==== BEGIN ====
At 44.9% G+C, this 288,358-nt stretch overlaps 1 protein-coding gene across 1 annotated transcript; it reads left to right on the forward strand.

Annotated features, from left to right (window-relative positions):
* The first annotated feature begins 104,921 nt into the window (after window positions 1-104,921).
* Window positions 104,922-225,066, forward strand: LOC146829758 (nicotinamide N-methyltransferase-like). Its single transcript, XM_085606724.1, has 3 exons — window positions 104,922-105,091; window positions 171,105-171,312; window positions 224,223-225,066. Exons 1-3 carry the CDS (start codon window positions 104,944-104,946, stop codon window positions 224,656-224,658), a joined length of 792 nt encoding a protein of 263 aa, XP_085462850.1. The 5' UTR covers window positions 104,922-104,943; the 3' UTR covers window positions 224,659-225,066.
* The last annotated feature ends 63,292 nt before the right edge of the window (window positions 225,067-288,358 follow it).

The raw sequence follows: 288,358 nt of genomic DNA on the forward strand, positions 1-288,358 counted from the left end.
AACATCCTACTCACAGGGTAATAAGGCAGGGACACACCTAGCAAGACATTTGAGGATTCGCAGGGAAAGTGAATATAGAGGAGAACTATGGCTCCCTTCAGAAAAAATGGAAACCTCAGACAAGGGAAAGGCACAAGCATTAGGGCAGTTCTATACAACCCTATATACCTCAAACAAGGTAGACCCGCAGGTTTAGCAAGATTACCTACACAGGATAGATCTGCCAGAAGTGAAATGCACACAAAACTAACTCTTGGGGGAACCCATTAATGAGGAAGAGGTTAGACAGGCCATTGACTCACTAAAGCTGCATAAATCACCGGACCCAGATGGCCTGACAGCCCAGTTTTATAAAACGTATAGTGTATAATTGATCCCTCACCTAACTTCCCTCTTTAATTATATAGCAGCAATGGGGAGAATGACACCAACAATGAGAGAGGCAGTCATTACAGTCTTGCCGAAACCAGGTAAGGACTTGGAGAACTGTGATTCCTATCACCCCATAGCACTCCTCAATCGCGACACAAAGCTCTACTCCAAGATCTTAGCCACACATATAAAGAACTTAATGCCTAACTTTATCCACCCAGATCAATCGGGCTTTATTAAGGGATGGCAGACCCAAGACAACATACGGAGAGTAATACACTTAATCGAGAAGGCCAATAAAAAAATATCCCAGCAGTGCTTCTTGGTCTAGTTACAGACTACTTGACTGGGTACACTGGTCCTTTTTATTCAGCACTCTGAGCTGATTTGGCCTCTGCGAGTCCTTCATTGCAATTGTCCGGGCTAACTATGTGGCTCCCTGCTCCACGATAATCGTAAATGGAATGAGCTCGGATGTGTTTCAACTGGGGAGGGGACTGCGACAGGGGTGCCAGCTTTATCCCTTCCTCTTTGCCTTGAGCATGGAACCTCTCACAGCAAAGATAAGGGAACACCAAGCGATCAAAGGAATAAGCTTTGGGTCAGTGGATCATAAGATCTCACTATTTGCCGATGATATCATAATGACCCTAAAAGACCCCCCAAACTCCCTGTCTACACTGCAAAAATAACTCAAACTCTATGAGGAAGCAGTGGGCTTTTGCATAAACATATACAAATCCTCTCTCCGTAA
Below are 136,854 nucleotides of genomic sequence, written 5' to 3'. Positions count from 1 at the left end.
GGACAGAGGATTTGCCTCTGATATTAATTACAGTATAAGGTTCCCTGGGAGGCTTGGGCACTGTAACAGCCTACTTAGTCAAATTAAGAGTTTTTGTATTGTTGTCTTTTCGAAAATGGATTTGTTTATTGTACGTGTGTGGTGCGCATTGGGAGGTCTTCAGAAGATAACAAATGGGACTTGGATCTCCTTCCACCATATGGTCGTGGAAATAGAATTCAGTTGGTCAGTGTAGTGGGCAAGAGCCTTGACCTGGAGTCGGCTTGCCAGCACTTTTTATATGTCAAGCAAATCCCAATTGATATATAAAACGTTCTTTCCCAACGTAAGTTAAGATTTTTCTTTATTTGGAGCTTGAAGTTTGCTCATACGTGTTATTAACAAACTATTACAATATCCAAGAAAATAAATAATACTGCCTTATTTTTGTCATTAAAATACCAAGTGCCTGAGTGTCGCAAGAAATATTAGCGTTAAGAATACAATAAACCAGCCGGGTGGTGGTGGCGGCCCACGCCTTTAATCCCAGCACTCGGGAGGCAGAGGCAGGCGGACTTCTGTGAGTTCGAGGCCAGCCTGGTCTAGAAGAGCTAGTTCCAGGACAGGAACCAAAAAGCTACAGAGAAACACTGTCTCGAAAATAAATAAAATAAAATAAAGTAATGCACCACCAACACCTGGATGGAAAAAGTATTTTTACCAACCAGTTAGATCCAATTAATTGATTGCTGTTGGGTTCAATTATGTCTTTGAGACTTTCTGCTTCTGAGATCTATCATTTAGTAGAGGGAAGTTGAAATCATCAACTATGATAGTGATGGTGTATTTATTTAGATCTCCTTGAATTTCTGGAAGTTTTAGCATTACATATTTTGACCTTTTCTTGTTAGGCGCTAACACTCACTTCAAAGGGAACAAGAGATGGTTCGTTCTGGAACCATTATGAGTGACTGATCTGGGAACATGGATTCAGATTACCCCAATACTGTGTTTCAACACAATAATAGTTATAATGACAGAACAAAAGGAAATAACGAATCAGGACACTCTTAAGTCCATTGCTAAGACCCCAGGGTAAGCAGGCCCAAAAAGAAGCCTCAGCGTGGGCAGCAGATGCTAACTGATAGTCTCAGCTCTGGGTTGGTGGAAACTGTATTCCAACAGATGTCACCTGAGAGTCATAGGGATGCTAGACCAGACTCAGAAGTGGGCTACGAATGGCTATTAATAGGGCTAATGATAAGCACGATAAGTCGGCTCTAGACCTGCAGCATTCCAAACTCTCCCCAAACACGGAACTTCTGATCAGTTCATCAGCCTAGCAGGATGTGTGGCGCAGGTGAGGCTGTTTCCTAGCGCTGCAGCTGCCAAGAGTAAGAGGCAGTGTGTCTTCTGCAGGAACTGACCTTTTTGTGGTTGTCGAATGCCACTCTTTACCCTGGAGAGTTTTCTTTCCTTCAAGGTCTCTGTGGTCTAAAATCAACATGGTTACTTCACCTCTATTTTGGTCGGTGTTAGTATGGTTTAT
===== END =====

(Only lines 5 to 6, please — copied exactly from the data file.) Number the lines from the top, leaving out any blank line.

* The last annotated feature ends 63,292 nt before the right edge of the window (window positions 225,067-288,358 follow it).

The raw sequence follows: 288,358 nt of genomic DNA on the forward strand, positions 1-288,358 counted from the left end.